It is of course already a well-known fact that the F-35 program is supporting approximately 500 UK based companies and that at its peak, F-35 component production and through life sustainment involvement will likely support up to 24,000 jobs either directly or indirectly either through the envisage 30 year production period or sustainment phase that will likely 0continue beyond 2065.
For the record, of the estimated 3,500 Lockheed Martin F-35 Joint Strike Fighter aircraft planned to be built over a thirty year production period my understanding is that approximately 525 aircraft (15%) have so far been built. By any standards of imagination this is a massive military aircraft programme and it is one that not only benefits UK defence but also one that plays very heavily into UK economic benefit and maintaining sovereign capability.
So, welcome 617 Squadron to your new home base at RAF Marham and also to the next generation of military aircraft capability that you bring with you from the US in the form of the F-35B Lightning Joint Strike Fighter. Our thanks as well to all those at BAE Systems and Balfour Beatty for the brilliant work that they have done in respect of the new build and infrastructure requirement to support what 617 Squadron will need in the future. Thanks to the Defence Infrastructure Organisation for the role that it has played too and for the superb work and effort put in by the various Lightning Force Commanders of which the present incumbent is Air Commodore David Bradshaw.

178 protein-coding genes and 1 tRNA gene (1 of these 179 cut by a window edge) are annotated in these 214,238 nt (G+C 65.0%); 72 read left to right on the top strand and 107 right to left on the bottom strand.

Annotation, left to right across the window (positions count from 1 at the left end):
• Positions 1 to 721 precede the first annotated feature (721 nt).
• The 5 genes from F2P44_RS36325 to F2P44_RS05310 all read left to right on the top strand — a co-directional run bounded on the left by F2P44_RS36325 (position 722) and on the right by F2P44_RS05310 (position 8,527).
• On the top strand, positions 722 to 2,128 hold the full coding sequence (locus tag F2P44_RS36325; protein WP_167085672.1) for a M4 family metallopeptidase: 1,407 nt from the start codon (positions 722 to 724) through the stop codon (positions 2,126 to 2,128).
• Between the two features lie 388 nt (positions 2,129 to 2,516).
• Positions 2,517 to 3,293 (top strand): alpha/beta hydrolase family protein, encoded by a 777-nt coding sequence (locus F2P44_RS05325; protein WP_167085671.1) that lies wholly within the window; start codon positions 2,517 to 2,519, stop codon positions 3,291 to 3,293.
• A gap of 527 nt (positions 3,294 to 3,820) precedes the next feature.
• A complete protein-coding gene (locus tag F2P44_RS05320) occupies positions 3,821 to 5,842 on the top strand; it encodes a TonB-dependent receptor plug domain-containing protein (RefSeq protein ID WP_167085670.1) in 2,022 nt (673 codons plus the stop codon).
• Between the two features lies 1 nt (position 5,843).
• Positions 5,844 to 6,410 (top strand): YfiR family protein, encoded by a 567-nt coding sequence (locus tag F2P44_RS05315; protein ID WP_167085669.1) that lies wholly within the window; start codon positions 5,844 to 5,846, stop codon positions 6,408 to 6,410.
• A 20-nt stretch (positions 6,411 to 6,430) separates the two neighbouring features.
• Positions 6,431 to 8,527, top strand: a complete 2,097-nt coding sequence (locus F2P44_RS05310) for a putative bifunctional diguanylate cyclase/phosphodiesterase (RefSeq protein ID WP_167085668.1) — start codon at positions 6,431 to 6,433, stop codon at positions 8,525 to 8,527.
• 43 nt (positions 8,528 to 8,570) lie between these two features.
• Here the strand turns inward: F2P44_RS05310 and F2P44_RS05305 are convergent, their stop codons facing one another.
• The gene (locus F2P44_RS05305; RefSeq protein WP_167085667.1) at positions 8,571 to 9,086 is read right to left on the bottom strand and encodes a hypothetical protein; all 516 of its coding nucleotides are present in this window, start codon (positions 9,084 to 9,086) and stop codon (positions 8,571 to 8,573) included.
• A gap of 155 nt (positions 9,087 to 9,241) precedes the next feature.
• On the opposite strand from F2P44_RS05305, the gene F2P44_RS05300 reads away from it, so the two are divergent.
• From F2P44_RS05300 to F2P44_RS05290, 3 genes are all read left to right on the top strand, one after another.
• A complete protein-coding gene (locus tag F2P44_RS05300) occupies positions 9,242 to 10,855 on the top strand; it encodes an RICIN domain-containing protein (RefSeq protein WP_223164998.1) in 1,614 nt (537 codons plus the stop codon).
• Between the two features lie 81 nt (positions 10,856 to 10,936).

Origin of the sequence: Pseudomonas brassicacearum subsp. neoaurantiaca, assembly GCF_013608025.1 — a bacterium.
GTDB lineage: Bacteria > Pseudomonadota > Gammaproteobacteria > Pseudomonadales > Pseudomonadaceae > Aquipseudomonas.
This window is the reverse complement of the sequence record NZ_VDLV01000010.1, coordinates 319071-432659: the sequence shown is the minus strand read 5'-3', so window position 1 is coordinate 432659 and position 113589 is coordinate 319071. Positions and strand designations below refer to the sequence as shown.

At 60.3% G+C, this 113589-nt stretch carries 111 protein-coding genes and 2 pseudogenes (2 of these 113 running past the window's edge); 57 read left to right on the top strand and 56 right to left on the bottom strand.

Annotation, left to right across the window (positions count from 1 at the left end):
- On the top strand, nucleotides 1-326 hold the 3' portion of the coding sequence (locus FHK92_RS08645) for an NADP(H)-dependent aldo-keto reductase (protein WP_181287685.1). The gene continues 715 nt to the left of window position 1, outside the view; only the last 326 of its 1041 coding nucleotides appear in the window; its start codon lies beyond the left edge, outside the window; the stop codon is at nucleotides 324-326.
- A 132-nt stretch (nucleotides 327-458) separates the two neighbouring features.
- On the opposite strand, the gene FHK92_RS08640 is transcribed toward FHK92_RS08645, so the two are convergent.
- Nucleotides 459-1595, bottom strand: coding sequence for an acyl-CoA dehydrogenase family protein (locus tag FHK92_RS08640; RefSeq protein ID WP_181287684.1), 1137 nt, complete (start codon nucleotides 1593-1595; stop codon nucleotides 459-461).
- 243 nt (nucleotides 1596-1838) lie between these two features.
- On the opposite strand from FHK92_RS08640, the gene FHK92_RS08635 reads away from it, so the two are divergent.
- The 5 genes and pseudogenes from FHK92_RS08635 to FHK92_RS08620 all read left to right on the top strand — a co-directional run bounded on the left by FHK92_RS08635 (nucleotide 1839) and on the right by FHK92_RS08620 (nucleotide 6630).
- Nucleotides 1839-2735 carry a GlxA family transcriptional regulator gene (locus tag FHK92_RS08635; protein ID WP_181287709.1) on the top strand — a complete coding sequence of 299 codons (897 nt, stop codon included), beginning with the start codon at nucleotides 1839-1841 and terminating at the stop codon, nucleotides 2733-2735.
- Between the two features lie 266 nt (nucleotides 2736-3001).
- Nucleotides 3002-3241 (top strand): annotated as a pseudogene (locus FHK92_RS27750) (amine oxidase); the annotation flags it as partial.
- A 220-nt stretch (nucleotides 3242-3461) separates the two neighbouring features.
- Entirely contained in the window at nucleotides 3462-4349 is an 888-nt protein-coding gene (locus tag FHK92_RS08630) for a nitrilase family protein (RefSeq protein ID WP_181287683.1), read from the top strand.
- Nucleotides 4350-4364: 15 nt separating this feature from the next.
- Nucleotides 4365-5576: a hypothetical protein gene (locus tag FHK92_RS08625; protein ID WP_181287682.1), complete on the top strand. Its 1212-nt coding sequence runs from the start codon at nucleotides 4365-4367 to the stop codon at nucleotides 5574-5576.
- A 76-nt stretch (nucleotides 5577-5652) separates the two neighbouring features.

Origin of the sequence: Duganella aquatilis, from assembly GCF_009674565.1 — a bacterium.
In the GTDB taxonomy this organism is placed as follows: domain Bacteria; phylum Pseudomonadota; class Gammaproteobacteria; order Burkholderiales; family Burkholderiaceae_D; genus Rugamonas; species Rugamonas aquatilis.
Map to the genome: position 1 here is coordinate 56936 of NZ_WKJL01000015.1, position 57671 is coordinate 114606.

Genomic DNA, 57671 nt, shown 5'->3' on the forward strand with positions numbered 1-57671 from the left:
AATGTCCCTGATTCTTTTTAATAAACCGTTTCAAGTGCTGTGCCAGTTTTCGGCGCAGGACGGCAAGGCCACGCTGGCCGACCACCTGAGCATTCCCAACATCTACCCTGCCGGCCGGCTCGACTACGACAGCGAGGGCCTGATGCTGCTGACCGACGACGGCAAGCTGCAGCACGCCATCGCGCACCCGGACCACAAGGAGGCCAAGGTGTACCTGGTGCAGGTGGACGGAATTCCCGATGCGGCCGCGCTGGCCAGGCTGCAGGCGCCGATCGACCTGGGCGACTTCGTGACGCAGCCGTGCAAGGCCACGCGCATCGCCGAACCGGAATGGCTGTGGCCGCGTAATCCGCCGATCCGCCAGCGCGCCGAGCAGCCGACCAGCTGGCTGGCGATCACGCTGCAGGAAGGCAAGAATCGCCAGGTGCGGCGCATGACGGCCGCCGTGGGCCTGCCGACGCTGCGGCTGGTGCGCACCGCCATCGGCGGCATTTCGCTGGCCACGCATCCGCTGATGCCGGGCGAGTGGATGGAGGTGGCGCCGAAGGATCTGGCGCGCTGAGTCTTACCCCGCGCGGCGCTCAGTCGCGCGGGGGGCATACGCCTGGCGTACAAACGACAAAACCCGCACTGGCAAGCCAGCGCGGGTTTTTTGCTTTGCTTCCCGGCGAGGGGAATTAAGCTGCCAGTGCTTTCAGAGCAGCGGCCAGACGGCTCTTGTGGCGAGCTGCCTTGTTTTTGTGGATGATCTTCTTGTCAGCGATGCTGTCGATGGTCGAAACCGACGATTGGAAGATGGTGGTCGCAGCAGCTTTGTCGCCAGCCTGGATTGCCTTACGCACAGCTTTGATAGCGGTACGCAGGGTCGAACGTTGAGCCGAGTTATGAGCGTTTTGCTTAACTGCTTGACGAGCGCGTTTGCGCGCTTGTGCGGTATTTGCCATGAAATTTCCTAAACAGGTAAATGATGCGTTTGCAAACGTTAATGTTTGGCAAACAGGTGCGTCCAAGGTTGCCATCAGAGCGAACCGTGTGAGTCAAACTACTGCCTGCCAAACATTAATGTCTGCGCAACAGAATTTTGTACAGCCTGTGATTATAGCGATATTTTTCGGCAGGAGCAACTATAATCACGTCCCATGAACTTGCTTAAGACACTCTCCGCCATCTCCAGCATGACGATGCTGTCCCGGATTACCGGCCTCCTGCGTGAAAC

Having myself chosen not to be at RAF Marham today, a final word from me is to recognise that throughout the massive infrastructure investment process that has been required to accommodate the new F-35B Lightning capability and that has included substantial runway and taxiway work as well, the two remaining Tornado squadrons based at RAF Marham, 1X(B) Squadron and 31 Squadron, have been able to continue their training effort and to make the hugely valuable contribution that they do to UK defence.
CHW (London – 6th June 2018)
Howard Wheeldon FRAeS
Wheeldon Strategic Advisory Ltd,
M: +44 7710 779785